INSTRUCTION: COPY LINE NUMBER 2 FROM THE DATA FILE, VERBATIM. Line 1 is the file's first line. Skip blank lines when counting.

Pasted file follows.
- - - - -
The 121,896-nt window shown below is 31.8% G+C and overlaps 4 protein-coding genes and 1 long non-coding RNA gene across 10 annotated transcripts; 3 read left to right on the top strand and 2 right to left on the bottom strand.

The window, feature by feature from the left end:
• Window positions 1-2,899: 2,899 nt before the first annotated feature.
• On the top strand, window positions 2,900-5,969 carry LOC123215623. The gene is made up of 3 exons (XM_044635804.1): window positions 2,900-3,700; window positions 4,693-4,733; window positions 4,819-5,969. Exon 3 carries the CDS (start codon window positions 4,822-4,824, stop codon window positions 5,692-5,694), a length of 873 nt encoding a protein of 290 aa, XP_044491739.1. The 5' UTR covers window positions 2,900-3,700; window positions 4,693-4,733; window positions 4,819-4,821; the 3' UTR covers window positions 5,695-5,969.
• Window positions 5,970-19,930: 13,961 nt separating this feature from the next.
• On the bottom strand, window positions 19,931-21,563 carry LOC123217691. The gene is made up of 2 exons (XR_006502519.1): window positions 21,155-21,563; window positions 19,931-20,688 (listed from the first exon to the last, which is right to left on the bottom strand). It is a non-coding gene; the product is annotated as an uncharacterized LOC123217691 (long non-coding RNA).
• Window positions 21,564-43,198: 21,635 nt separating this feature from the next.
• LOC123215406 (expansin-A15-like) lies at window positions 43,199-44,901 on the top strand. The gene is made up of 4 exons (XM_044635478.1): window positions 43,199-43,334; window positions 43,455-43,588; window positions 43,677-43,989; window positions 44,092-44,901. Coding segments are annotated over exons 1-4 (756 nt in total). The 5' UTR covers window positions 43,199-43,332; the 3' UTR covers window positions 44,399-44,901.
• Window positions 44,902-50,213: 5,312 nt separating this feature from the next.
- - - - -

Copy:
The window, feature by feature from the left end: